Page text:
Austria is tiring of its reputation as “the ashtray of Europe” — at least according to the results of a nationwide petition backing a ban on smoking in cafes and restaurants.
Pressure is mounting on Austria’s far-right Freedom Party (FPOe) to drop its opposition to a referendum on the issue after the petition organized by Austria’s medical association garnered 881,569 signatures.
The result, which represents 14 percent of the electorate and more than 10 percent of the population overall, is the seventh-largest for a petition of its kind, according to public radio Oe1.
Austria is one of the last European countries where smoking is still permitted in bars and restaurants, despite calls for bans dating back 13 years, prompting anti-smoking groups to dub it the “ashtray of Europe.”
That looked as though it would change in 2015, when the previous government — a “grand coalition” of the center-left Social Democrats (SPOe) and center-right People’s Party (OeVP) — voted through a ban that was meant to take effect in May this year.
However, after elections in October last year, the FPOe and its leader Heinz-Christian Strache — himself a keen smoker — made dropping the ban a condition of joining a coalition with the OeVP of Austrian Chancellor Sebastian Kurz.
As a result, smoking in bars and restaurants stayed legal as long as it was done in a separate area — although this rule is not always rigidly implemented.
No separate area is necessary in establishments smaller than 50m2 if the owner is happy to allow smoking on the premises.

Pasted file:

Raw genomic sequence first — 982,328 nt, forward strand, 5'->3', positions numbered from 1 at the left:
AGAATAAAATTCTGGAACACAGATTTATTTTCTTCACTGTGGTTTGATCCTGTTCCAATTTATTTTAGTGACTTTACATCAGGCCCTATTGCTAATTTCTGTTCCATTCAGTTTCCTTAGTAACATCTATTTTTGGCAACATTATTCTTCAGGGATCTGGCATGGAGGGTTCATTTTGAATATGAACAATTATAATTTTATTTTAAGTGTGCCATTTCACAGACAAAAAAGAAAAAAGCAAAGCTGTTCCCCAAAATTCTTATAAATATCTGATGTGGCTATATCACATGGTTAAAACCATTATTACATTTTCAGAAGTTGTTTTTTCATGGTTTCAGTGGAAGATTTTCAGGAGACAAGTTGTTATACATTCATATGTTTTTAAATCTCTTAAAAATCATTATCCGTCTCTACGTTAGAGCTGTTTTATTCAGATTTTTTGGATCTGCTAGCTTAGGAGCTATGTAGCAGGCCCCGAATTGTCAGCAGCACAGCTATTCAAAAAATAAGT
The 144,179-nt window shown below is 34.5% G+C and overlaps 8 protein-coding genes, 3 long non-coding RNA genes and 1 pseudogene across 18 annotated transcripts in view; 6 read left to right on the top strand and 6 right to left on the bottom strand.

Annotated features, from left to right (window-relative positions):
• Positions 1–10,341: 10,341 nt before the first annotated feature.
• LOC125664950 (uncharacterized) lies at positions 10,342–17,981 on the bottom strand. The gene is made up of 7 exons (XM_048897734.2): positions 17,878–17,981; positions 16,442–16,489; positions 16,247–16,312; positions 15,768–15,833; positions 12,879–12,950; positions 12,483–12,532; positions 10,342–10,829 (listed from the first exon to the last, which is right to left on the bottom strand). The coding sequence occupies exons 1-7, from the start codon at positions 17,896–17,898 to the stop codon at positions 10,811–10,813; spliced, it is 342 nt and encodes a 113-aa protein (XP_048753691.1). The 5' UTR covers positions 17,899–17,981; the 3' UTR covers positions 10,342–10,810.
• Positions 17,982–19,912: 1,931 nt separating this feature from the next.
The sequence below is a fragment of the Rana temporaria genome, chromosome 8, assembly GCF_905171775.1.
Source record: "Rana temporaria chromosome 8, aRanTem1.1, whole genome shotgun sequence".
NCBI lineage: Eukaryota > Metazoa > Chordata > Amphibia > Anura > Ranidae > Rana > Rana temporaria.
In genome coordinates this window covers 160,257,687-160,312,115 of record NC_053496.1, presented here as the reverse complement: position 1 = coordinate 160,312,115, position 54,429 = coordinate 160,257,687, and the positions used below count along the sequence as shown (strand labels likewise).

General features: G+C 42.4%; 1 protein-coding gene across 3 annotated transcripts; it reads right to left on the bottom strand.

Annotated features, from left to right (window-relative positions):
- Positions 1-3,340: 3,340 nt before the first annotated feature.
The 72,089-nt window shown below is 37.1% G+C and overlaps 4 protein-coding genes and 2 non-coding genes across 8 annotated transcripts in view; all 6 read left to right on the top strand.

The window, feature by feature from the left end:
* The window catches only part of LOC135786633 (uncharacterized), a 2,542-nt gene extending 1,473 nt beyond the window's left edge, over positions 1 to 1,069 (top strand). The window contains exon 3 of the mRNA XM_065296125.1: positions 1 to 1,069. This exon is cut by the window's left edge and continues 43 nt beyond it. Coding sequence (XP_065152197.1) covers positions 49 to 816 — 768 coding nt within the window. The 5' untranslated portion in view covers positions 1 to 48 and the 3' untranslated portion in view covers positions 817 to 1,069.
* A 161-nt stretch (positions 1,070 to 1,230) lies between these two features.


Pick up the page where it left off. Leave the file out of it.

The situation is an “aberration” that is “contrary to the trend across the rest of the world,” according to the medical association, which said that 13,000 people die each year in Austria from smoking-related causes.
According to Eurostat, 30 percent of Austrians over the age of 15 smoke — the third-highest proportion in the EU — and it has some of the EU’s cheapest cigarettes.
The impressive level of support for the anti-smoking petition has put the FPOe in an awkward position: The party has said it is keen to promote “direct democracy,” but has consistently refused to entertain a referendum on the smoking issue.
“If the call for direct democracy is more than just an election campaign joke, the government has to allow a referendum,” new SPOe leader Pamela Rendi-Wagner said.
The FPOe has put its own gloss on the results of the petition.
The high level of participation “demonstrated a desire for more direct democracy among the population,” prominent FPOe lawmaker Walter Rosenkranz said.
At the same time, Strache said that “more than 85 percent” of voters did not sign the petition and that it had not achieved the threshold of 900,000, beyond which the party had promised a referendum at some point after 2021.
However, the Austrian press largely echoed the Kronen Zeitung tabloid when it said: “It will be difficult for the FPOe to explain why they’re not organizing a referendum straight away.”
Several prominent OeVP politicians have also come out in favor of a referendum, including the mayors of Graz and Salzburg.
Even though he was also part of the previous government that backed the law, Kurz has maintained a studied silence on the issue.
Strache, who is also Austrian vice chancellor, said the current setup maintains “freedom of choice” and protects “the interests of non-smokers, smokers and restaurateurs.”
However, a growing number of establishments are themselves becoming smoke-free.
The country’s Economic Chamber, which represents businesses, said that “not a single establishment set up this year has set aside a smoking area.”
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